Diet Detective: Can you provide a few quotes from food writers that stand out as representative of some of the changes we’re experiencing with relation to food?

Holly Hughes: I was really moved by a poignant piece in the 2016 edition from Debbie Weingarten’s Edible Baja Arizona, which is about a farm couple deciding to stop farming: “One thing remains certain: if, as a society, we don’t prioritize the health, well-being, and financial solvency of our farmers, we will lose them by the droves — along with all of their precious resources, talents and skill — and along with our food.” That really hit home. But I think where Best Food Writing’s greatest value lies is in drawing the connections between wonky policy stuff and the popular culinary culture. I love this quote from Kim O’Donnel from our 2014 edition: “The thing is, home cooking is a serious business. It is a conscious decision to turn raw ingredients into a meal to nourish ourselves and the people we love. The food system is more than crops and livestock; it’s what we humans do with them.” I also think we have a role to play in speaking truth to power. Here’s The Washingtonian’s Todd Kliman (2013 edition) on what locavorism has come to mean: “In the last 30 years, ‘local’ has evolved from an ideology to a movement to something that looks suspiciously like an ism: more important than any single chef or restaurant — more important, too, than any other philosophy or ideology.” And I’ve gotta love Tracie McMillan’s Slate piece (2013 edition) pushing back against elitists preaching the values of home cooking: “”When you have no choice but to cook for yourself every single day, no matter what, it is not a fun, gratifying adventure. It is a chore. On many days, it kinds of sucks.”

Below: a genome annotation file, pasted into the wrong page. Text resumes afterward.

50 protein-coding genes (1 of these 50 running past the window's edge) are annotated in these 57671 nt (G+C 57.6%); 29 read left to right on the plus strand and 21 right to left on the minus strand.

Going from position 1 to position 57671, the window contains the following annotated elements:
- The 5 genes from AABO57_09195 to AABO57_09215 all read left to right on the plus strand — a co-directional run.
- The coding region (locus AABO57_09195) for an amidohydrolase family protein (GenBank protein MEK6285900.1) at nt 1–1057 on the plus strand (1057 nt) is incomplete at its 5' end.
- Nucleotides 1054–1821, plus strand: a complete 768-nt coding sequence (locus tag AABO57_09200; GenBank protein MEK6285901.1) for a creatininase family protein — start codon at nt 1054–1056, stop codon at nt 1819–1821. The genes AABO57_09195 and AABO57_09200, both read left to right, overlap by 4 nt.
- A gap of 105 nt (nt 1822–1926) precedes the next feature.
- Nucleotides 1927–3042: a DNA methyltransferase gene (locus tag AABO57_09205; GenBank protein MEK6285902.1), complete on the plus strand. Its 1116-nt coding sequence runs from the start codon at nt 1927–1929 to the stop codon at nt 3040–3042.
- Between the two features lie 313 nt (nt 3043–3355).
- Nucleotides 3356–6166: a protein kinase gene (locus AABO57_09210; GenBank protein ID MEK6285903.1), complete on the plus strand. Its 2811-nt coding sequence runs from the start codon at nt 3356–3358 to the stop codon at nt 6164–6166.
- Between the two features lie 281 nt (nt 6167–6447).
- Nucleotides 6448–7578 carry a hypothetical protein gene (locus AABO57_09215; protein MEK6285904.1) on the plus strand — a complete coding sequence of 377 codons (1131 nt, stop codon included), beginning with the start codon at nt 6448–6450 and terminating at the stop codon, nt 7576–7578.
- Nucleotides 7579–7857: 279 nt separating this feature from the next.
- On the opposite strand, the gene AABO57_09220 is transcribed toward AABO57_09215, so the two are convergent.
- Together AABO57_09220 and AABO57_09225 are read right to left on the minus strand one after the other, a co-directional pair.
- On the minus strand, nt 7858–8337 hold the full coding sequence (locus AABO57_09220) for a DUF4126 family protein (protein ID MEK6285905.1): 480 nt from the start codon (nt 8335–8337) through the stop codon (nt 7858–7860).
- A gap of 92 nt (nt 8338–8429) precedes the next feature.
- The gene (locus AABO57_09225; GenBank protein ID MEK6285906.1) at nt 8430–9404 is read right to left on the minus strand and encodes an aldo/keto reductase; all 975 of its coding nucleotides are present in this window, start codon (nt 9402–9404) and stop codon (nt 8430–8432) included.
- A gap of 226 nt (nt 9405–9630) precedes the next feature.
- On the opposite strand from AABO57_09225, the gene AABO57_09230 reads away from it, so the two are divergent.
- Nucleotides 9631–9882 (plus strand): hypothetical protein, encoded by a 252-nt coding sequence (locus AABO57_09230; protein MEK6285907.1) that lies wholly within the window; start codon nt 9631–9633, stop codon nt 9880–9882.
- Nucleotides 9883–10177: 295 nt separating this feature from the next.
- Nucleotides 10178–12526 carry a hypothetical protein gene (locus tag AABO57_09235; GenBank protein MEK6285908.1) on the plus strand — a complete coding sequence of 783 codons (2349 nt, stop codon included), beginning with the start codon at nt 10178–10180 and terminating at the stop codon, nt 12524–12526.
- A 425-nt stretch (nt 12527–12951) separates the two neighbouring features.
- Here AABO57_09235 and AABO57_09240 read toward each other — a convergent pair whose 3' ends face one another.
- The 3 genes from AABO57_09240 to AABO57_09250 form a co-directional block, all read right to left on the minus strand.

Diet Detective: I know you’ve curated and edited many food essays — can you tell us which two or three stand out (in terms of influencing food systems change, food policy, healthy, mindful eating, etc.) and why?

Holly Hughes:
There’s no disputing how important Michael Pollan’s work has been in convincing a wider audience of the importance of having a big-picture perspective on our food systems. But although it’s a bit of a Sophie’s Choice moment — I really hate to rate any one author above the others — I myself felt really moved by Jill Wenthold Silva’s piece on food deserts from the Kansas City Star (2011 edition); and by Barry Estabrook’s 2013 piece on heritage pig farming (wonderfully expanded in his engrossing 2015 book Pig Tales).

Diet Detective: What’s in your refrigerator and pantry right now?

Holly Hughes: I’m about to go on a trip, so I’ve tried to use up a lot of things in the past few days. I’m aware of a bunch of collard greens and a couple of leeks that I need to use up — they won’t be so good when I get back.

Diet Detective:
Your worst summer job?

Holly Hughes: Office temp work. 

Charles Platkin is a nutrition and public health advocate and founder of DietDetective.com.